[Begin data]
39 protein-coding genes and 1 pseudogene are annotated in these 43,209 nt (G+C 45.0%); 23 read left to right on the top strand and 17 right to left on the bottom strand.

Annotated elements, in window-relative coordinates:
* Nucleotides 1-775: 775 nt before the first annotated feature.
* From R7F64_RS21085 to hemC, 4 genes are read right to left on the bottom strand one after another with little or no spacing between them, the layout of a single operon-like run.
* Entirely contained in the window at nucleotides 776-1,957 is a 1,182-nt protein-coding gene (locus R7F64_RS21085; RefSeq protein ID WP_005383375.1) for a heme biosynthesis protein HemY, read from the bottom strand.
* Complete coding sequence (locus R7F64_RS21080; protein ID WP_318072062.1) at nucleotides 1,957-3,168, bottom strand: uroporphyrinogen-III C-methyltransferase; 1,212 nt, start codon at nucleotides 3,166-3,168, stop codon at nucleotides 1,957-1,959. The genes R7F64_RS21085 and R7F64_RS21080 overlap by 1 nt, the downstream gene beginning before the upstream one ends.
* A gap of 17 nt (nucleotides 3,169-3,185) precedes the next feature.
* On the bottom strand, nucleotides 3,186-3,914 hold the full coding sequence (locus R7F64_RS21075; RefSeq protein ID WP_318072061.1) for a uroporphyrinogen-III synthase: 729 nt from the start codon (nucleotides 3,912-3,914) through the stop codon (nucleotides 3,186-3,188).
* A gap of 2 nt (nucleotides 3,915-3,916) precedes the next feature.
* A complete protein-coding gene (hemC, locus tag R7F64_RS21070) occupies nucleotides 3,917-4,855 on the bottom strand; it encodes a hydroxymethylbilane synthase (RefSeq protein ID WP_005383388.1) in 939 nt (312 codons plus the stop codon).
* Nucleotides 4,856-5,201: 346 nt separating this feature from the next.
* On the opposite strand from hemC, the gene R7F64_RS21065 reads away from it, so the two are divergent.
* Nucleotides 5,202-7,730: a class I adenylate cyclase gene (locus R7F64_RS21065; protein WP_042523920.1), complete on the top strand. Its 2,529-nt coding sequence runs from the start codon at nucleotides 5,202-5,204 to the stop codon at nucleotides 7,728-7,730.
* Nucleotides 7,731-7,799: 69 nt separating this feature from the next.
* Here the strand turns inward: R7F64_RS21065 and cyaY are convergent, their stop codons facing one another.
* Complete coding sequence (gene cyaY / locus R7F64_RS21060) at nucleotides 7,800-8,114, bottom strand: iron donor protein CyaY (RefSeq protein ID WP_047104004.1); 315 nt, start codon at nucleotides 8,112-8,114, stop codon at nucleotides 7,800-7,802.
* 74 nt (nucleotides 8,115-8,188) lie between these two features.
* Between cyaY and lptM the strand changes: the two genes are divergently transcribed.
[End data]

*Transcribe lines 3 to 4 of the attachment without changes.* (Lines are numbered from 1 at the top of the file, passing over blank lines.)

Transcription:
* Nucleotides 1-775: 775 nt before the first annotated feature.
* From R7F64_RS21085 to hemC, 4 genes are read right to left on the bottom strand one after another with little or no spacing between them, the layout of a single operon-like run.